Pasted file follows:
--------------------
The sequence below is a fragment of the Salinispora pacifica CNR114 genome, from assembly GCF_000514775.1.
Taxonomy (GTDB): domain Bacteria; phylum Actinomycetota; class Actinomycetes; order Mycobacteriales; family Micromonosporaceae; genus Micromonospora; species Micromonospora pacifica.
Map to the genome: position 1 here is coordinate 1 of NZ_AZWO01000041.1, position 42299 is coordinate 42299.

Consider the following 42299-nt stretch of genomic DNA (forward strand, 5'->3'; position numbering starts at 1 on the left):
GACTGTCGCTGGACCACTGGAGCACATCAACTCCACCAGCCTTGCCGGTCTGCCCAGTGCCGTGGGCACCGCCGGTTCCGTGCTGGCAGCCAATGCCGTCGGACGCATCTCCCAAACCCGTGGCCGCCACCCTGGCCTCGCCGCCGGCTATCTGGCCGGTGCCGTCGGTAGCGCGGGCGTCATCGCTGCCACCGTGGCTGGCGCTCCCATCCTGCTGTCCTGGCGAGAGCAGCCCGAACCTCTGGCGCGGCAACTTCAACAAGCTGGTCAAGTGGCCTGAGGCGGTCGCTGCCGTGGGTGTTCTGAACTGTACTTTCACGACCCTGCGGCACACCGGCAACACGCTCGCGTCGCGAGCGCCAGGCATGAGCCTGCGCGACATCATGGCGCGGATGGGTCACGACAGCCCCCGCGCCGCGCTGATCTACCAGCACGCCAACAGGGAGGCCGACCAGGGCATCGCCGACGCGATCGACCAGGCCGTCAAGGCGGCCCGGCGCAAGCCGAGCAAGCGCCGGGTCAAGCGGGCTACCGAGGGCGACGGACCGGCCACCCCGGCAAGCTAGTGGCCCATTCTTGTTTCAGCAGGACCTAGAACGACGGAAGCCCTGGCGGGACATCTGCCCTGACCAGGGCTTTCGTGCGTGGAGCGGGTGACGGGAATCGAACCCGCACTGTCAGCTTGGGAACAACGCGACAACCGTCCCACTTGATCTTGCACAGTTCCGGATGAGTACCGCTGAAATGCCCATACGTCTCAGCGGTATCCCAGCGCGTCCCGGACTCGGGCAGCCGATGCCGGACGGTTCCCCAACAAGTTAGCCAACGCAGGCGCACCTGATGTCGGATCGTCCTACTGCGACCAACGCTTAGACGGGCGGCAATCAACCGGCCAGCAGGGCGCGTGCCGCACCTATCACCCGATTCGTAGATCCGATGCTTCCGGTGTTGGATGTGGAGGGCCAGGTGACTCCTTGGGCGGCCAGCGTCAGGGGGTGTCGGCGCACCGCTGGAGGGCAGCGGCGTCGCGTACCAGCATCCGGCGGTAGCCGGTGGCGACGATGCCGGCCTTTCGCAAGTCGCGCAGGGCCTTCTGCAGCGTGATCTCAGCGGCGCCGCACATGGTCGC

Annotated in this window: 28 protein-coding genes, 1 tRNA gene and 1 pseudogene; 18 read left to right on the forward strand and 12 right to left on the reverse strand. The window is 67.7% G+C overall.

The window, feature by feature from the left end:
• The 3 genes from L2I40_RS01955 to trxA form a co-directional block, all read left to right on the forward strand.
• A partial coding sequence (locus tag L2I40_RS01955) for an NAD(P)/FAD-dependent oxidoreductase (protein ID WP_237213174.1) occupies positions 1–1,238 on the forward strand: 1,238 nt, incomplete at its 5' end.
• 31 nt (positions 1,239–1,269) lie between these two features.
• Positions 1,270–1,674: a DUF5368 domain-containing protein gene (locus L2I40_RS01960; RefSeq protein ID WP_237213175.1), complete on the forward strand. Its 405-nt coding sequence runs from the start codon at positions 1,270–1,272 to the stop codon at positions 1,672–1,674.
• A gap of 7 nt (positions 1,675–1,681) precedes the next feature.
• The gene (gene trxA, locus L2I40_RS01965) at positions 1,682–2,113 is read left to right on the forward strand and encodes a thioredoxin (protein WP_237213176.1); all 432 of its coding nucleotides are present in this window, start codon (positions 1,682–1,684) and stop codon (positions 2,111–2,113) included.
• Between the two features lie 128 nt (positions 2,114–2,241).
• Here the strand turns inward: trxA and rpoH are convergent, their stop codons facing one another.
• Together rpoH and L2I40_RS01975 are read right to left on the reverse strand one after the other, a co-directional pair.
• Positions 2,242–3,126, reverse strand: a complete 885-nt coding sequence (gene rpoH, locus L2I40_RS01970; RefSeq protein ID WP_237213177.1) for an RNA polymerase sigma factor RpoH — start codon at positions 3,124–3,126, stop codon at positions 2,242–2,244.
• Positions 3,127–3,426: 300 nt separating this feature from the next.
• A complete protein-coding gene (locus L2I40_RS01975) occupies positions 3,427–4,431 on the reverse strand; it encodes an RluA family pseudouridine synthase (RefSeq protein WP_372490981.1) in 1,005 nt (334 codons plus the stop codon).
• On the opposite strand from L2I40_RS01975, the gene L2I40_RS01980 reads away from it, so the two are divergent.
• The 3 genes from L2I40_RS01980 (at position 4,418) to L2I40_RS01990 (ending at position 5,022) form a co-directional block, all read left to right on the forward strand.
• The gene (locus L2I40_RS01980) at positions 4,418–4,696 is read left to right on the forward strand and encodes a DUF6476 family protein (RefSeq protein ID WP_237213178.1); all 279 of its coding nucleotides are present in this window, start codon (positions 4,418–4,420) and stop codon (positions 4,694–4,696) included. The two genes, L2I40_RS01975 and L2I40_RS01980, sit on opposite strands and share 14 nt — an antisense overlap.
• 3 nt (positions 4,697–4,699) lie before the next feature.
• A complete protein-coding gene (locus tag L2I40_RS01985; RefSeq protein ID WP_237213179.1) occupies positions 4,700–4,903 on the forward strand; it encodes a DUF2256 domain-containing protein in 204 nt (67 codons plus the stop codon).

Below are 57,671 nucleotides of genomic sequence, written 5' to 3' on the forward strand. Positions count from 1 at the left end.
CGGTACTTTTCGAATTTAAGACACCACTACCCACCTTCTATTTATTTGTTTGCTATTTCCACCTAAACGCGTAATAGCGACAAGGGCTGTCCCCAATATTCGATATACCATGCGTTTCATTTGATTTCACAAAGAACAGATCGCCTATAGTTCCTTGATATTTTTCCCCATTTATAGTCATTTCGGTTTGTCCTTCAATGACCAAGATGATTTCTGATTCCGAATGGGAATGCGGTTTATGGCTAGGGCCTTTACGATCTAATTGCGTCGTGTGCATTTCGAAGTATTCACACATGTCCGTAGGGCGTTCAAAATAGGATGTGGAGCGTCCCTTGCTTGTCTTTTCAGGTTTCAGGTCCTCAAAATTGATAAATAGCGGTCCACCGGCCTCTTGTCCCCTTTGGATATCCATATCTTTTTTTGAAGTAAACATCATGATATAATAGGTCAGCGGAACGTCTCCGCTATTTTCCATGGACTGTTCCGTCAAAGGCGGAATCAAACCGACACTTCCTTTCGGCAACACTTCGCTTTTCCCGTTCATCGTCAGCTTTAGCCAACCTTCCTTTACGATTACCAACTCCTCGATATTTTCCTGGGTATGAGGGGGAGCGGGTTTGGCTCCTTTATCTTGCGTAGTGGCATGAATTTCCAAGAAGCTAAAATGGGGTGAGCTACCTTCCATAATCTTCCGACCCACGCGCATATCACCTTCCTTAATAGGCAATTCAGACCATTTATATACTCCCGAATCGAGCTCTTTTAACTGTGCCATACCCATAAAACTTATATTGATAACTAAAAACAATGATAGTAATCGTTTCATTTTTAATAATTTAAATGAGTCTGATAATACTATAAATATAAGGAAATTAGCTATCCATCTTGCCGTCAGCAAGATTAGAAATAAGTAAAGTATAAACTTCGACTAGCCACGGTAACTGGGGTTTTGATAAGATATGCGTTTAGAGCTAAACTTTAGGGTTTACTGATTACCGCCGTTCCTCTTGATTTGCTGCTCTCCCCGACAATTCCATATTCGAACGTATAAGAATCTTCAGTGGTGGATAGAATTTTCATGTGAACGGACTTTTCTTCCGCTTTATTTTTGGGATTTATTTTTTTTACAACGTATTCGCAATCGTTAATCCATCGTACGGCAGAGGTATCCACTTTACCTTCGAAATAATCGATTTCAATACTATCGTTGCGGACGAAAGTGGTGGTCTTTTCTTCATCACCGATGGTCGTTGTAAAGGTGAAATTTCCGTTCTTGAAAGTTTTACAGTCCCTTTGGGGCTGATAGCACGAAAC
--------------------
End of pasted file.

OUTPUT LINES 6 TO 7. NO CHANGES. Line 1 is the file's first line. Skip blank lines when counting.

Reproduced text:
Annotated in this window: 28 protein-coding genes, 1 tRNA gene and 1 pseudogene; 18 read left to right on the forward strand and 12 right to left on the reverse strand. The window is 67.7% G+C overall.

The window, feature by feature from the left end: